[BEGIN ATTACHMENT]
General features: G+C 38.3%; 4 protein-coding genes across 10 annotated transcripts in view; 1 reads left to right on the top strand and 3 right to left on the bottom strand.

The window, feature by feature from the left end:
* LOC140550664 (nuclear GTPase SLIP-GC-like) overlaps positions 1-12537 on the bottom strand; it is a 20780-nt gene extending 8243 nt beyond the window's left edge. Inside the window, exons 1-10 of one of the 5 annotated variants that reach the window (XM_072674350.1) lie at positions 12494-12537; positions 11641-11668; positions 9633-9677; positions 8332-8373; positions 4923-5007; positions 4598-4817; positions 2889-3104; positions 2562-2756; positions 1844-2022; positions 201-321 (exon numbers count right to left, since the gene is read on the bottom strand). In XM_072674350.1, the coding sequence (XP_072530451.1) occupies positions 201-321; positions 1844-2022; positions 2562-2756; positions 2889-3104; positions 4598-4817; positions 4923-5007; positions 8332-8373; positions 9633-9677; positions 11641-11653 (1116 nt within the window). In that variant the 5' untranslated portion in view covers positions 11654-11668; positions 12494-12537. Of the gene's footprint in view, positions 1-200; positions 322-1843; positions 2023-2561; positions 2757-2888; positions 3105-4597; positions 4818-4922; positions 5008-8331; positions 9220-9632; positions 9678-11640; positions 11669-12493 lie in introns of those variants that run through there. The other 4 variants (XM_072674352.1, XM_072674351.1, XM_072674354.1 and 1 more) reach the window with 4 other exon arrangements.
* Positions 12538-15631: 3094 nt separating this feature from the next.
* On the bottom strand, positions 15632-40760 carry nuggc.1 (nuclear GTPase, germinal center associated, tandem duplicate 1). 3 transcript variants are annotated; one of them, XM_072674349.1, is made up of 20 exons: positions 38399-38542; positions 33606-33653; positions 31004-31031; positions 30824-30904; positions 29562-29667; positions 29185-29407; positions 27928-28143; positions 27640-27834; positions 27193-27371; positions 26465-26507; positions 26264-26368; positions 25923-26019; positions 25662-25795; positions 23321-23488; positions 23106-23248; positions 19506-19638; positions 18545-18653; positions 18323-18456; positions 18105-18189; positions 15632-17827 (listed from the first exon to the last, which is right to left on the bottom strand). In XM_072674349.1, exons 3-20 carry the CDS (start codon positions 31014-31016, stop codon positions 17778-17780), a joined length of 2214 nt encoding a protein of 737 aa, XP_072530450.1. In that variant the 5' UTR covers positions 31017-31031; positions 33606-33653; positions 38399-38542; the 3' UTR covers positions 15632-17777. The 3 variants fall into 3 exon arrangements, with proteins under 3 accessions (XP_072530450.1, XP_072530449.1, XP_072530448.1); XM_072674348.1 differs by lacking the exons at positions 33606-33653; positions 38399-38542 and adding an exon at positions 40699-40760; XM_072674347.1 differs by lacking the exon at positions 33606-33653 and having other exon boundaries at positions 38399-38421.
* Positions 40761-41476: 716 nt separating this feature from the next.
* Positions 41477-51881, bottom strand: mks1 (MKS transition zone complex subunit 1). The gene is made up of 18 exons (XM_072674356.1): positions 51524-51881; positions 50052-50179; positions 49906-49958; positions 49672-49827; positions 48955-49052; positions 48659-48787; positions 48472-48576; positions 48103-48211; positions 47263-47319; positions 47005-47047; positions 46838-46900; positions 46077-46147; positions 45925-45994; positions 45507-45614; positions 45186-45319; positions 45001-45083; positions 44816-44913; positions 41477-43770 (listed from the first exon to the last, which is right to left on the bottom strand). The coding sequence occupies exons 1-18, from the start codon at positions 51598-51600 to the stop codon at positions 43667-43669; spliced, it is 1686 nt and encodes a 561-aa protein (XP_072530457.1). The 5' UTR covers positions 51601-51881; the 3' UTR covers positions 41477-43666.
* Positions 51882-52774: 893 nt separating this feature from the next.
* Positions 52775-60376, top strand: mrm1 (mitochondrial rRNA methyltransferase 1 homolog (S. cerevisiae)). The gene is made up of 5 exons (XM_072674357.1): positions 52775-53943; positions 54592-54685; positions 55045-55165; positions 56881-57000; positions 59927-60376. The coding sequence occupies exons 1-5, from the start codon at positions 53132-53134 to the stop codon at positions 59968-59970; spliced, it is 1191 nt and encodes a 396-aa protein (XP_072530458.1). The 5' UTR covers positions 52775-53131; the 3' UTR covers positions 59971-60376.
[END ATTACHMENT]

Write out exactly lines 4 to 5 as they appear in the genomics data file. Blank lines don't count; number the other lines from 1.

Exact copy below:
* Positions 12538-15631: 3094 nt separating this feature from the next.
* On the bottom strand, positions 15632-40760 carry nuggc.1 (nuclear GTPase, germinal center associated, tandem duplicate 1). 3 transcript variants are annotated; one of them, XM_072674349.1, is made up of 20 exons: positions 38399-38542; positions 33606-33653; positions 31004-31031; positions 30824-30904; positions 29562-29667; positions 29185-29407; positions 27928-28143; positions 27640-27834; positions 27193-27371; positions 26465-26507; positions 26264-26368; positions 25923-26019; positions 25662-25795; positions 23321-23488; positions 23106-23248; positions 19506-19638; positions 18545-18653; positions 18323-18456; positions 18105-18189; positions 15632-17827 (listed from the first exon to the last, which is right to left on the bottom strand). In XM_072674349.1, exons 3-20 carry the CDS (start codon positions 31014-31016, stop codon positions 17778-17780), a joined length of 2214 nt encoding a protein of 737 aa, XP_072530450.1. In that variant the 5' UTR covers positions 31017-31031; positions 33606-33653; positions 38399-38542; the 3' UTR covers positions 15632-17777. The 3 variants fall into 3 exon arrangements, with proteins under 3 accessions (XP_072530450.1, XP_072530449.1, XP_072530448.1); XM_072674348.1 differs by lacking the exons at positions 33606-33653; positions 38399-38542 and adding an exon at positions 40699-40760; XM_072674347.1 differs by lacking the exon at positions 33606-33653 and having other exon boundaries at positions 38399-38421.